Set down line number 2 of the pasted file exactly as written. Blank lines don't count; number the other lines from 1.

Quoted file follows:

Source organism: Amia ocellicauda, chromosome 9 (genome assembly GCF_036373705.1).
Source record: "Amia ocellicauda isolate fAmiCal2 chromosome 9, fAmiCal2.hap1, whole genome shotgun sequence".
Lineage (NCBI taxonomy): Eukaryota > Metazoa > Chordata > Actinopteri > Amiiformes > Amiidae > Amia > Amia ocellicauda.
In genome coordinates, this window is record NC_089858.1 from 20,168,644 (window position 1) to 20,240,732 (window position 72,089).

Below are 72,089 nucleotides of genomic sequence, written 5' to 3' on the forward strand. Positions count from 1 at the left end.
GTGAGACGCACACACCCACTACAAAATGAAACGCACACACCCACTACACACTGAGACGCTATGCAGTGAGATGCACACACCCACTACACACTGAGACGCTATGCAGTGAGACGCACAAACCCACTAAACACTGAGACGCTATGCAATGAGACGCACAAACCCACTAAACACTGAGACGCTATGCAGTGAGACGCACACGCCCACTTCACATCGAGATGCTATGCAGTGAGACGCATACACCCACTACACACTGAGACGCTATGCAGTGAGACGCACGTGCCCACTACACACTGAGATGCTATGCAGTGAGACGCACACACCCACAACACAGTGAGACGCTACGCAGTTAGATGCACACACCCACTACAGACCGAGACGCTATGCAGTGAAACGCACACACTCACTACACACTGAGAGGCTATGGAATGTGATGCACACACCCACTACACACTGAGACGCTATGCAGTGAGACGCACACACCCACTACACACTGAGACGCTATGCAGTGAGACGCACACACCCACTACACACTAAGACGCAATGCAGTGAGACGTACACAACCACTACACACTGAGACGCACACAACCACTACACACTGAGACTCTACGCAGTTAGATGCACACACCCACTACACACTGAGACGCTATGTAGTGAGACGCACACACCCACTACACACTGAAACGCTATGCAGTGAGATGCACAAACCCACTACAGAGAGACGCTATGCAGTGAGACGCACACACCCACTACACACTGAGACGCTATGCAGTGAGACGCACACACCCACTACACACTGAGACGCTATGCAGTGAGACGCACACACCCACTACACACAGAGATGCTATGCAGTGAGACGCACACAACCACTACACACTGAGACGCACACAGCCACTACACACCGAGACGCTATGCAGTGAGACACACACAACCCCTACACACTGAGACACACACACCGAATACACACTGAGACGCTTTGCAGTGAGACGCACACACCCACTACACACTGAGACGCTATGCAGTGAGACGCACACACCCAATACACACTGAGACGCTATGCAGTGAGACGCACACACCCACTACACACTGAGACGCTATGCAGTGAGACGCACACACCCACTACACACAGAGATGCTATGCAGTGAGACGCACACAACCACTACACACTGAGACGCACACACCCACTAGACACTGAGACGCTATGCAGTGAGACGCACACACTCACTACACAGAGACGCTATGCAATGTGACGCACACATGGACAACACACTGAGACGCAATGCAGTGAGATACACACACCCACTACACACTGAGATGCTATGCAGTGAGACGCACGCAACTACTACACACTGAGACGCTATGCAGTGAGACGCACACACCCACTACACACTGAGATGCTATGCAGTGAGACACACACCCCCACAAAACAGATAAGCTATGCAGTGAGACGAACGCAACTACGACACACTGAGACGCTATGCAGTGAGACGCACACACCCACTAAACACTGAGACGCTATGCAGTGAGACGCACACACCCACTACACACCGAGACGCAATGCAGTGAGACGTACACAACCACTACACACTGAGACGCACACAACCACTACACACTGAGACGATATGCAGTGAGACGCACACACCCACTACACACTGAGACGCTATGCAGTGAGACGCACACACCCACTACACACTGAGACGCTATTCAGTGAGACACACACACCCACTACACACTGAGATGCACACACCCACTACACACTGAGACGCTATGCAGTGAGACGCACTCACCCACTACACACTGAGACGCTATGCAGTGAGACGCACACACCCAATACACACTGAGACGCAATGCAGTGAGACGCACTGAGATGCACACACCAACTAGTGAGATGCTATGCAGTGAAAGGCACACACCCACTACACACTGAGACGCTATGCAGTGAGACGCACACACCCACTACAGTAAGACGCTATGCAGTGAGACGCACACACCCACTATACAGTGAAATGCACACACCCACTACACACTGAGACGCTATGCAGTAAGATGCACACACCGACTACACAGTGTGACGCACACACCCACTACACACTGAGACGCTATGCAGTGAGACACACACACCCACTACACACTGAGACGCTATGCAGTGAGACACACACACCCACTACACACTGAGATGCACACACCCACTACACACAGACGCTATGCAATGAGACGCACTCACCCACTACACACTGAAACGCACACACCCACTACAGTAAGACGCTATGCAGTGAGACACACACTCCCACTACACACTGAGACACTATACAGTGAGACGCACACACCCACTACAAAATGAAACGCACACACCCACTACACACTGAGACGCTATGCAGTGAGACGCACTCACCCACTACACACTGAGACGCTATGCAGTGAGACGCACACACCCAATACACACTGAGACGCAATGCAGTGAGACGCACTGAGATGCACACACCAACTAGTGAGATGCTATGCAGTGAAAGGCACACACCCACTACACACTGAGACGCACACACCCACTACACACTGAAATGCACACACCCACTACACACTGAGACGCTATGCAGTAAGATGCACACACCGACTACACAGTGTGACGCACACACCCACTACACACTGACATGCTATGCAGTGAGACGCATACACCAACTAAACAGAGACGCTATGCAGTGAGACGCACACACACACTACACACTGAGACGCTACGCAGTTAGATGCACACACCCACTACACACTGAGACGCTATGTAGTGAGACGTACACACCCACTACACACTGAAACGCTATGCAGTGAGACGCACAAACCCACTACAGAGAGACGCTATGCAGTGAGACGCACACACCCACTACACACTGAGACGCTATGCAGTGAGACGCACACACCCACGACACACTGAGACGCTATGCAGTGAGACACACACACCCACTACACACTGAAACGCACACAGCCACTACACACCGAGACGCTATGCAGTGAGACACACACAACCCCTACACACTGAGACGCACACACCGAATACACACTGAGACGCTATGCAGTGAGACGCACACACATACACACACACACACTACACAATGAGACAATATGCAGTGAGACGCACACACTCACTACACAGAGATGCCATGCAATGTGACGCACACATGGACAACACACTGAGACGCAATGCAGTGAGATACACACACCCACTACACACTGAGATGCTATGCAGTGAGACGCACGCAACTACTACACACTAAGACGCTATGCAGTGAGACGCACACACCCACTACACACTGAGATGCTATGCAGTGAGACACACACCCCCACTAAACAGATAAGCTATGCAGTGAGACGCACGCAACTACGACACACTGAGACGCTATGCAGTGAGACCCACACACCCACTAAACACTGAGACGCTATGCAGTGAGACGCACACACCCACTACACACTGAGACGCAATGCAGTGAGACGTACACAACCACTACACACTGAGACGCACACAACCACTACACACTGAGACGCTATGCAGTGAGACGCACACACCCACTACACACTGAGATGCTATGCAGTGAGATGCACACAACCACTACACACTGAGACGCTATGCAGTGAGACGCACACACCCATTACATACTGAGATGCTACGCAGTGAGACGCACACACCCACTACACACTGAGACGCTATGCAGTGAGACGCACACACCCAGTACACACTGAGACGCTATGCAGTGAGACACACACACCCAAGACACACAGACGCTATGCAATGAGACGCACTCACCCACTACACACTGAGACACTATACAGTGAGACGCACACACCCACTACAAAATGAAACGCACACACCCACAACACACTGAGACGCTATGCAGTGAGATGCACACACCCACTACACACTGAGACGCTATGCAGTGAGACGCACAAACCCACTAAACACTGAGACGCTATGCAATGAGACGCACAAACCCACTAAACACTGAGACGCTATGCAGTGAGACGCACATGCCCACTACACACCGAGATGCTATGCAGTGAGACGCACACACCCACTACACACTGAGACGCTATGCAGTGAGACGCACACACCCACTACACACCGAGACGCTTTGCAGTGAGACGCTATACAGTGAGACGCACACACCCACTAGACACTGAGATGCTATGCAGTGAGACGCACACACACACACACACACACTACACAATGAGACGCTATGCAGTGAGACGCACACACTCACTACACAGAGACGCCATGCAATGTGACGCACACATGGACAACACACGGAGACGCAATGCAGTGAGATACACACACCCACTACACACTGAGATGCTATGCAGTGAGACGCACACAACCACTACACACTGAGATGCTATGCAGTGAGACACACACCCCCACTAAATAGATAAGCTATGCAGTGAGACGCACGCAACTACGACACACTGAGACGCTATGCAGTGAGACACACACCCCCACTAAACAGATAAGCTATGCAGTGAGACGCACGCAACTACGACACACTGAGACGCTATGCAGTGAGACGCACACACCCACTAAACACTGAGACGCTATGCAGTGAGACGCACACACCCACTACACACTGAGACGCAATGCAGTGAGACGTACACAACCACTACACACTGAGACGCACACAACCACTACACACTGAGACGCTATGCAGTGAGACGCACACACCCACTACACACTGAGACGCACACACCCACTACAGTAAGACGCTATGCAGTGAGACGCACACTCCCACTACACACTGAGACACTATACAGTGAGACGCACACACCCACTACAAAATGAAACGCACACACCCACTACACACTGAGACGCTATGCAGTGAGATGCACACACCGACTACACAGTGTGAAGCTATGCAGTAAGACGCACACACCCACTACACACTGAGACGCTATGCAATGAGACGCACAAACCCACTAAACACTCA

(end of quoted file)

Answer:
Source record: "Amia ocellicauda isolate fAmiCal2 chromosome 9, fAmiCal2.hap1, whole genome shotgun sequence".